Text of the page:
By Lanford Beard
Updated December 13, 2012 at 12:00 PM EST
Credit: Vivian Zink/ABC
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As the music supervisor for shows like Grey’s Anatomy and Private Practice, music supervisor Alexandra Patsavas has long been TV’s musical rainmaker. Pinpointing emergent, primetime-ready tunes for those shows is one challenge, but for her work on Scandal, another drama from Grey’s creator Shonda Rhimes, Patsavas faced another one — breathing new life into old-school R&B classics. Below, Patsavas discusses how she takes a well-worn track like Kool & the Gang’s “Jungle Boogie” and gives it new meaning, plus her one major exception in Scandal‘s soulful set list.

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As told by: Alexandra Patsavas

I’ve had the opportunity to work with Shonda now for 10 years. I’ve been on Grey’s Anatomy since the pilot and have had the good fortune to work on all of her TV shows. I knew that she wanted this show to have a unique voice. Very early on, she talked about [showcasing] soul and R&B — specifically vintage tracks. Most of the tracks are very classic and, in my opinion, underused. There are definitely some wonderful [Top 40] hits from the Ohio Players or Booker T. [and the M.G.’s] or The O’Jays, but we’ve also used some lesser-known gems of the genre. I do think that this show introduces some of these songs to a new audience in the same way that Grey’s does.

Choosing the music varies from scene to scene. Shonda has a great deal of these songs in mind. Sometimes they’re written into the script. Sometimes she takes a look at footage and decides what’s going to go in there. Our composer, Chad Fischer, does a good deal of the heavy-lifting on this show and has created a beautiful score. Always the toughest scenes are the ones where songs are used as the score… to tie together a group of moments and perhaps need to say more than one thing and move along with the action. Those can be difficult.

When Shonda doesn’t have a particular song in mind, I send options until we find one that works. Sometimes the very first option works, and sometimes there’s a good deal of digging. [Laughs] I use records and iTunes, of course. We’ve been able to focus on some catalogs from publishers — Warner Chappell and EMI, labels like Concord that have so much of this music. Another company called Bank Robber has lesser-known tracks from the era.

I’ve had such a good time speaking with publishers and labels and managers and bands themselves. It’s not often that a supervisor in a television show has the opportunity to dig this deep into a genre. One facet of my job is to clear all the music, and that’s been an interesting part of this — to speak with artists’ estates. Artists like Stevie Wonder are still creating amazing music, but with artists like [the late] Nina Simone or the Ohio Players, it’s definitely a different kind of challenge. These are not artists that have songs on the chart right now. It’s a great help when they like the show because, just like in any of Shonda’s shows, the artists know that the music is going to be used respectfully, with grace and humor or poignancy — whatever the scene calls for.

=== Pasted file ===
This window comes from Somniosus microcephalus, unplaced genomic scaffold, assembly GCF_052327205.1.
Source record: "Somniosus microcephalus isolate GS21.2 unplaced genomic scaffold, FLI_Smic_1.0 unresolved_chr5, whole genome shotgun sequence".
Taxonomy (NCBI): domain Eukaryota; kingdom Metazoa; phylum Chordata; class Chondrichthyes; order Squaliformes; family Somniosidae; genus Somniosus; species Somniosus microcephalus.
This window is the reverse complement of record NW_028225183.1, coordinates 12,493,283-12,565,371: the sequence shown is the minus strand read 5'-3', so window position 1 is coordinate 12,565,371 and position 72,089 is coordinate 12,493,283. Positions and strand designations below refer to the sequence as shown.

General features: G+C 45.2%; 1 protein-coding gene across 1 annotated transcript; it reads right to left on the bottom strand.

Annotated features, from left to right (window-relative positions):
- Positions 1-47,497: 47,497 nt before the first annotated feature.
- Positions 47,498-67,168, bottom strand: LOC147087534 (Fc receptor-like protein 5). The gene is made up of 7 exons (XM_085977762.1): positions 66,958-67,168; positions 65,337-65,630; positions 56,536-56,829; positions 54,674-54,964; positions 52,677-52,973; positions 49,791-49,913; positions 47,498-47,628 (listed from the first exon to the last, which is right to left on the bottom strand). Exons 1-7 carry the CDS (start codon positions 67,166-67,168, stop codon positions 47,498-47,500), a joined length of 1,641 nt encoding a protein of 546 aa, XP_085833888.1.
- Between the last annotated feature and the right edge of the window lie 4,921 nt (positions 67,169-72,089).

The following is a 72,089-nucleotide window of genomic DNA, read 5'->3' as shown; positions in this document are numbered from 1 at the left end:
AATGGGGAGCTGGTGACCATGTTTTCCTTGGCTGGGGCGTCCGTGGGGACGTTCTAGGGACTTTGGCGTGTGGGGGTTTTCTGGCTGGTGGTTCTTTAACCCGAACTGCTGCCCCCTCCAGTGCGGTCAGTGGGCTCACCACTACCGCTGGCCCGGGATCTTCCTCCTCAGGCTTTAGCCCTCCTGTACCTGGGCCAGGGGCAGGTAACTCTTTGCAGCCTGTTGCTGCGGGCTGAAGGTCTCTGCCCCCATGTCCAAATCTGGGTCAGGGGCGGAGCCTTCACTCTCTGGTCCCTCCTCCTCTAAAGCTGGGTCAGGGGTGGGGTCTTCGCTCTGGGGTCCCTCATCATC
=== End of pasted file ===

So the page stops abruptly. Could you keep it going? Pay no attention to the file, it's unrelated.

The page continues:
I’ve been hoping for a chance to use these artists my whole career. One of my favorite placements was “Green Onions” by Booker T. & the M.G.’s. It’s a song that I feel changed how Americans thought about [the genre]… it was such a pivotal song, and I loved how it was used in episode 2 this year.

Also Leon Haywood’s “Don’t Push It, Don’t Force It” in episode 3, I thought was a beautiful moment.

And then Stevie Wonder always. He wrote one of my favorite songs ever — “I Believe” — and you can’t go wrong with Stevie.

One of the few contemporary tracks we’ve used was from The Album Leaf. They’re such a great band. I’ve been licensing them for years now, and their song “The Light” has scored the loves scenes — really the love story between Fitz and Olivia. The love story between Fitz and Liv is so palpable. I’m so entranced by it, and I feel like that’s a common reaction. It’s a situation where the song doesn’t need to tell you how to feel. The audience already feels a great deal for this couple, so the understated choice made the most sense. Shonda and our editor, Matt Ramsey, always had that song in mind. It has the same sort of deep emotion and feel that the rest of these [older] songs have.

Moving forward, I haven’t discussed any of these with Shonda, but I would love to see Little Jimmy Scott, perhaps some more Billie Holiday. I have a great affection for this genre, so I don’t really ever get to a point where I’m tired of any of these songs. I’m one of those lucky people that my passion turned into my job. I’m still having a great time.

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